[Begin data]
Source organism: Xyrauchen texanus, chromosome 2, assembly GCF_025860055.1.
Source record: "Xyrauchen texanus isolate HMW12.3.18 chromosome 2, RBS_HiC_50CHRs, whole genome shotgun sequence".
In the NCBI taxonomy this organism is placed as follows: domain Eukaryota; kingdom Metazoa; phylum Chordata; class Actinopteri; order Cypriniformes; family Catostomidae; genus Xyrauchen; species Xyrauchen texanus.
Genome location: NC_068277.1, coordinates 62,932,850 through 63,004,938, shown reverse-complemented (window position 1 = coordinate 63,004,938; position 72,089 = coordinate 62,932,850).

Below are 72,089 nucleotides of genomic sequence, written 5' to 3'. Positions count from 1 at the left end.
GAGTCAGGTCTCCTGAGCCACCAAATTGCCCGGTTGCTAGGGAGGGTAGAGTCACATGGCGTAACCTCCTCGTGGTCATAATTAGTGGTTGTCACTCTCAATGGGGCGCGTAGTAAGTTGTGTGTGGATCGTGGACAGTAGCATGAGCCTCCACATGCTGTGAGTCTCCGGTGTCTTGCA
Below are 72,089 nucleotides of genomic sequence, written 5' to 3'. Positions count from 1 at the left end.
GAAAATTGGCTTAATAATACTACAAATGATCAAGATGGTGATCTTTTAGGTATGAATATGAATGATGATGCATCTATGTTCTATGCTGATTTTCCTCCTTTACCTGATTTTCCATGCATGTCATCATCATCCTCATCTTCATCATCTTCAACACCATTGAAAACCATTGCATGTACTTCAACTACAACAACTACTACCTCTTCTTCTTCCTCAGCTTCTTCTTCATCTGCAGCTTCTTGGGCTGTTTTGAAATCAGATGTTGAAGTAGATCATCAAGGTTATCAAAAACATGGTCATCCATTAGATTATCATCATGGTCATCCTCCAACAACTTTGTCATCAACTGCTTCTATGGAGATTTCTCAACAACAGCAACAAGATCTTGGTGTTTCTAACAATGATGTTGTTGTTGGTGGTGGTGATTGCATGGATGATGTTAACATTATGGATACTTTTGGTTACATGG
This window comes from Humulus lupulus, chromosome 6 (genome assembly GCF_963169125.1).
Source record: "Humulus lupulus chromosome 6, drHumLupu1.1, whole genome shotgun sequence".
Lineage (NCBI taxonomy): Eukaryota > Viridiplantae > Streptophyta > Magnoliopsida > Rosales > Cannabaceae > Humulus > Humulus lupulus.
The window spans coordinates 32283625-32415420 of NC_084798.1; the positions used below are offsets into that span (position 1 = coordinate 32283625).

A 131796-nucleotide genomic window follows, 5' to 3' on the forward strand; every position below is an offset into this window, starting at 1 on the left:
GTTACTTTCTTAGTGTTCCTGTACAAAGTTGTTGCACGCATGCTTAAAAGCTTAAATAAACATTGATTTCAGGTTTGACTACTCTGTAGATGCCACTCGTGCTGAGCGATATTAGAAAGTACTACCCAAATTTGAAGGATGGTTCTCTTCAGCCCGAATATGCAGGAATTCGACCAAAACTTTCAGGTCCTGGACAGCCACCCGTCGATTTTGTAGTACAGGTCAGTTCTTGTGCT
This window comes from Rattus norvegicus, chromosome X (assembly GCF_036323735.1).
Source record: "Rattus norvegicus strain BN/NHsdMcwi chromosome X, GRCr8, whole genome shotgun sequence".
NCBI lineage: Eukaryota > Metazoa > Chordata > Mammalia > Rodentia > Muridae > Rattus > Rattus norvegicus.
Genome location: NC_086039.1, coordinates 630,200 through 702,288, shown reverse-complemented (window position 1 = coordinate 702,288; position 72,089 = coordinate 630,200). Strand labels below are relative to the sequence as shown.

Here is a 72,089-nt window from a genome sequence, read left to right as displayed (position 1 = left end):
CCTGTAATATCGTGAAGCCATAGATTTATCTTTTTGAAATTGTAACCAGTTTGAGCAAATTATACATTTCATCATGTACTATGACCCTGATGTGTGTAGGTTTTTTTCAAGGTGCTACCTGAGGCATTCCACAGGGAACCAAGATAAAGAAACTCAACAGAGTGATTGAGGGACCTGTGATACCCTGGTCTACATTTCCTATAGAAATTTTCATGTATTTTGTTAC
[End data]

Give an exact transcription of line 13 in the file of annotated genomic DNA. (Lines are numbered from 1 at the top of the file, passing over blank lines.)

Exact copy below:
A 131796-nucleotide genomic window follows, 5' to 3' on the forward strand; every position below is an offset into this window, starting at 1 on the left: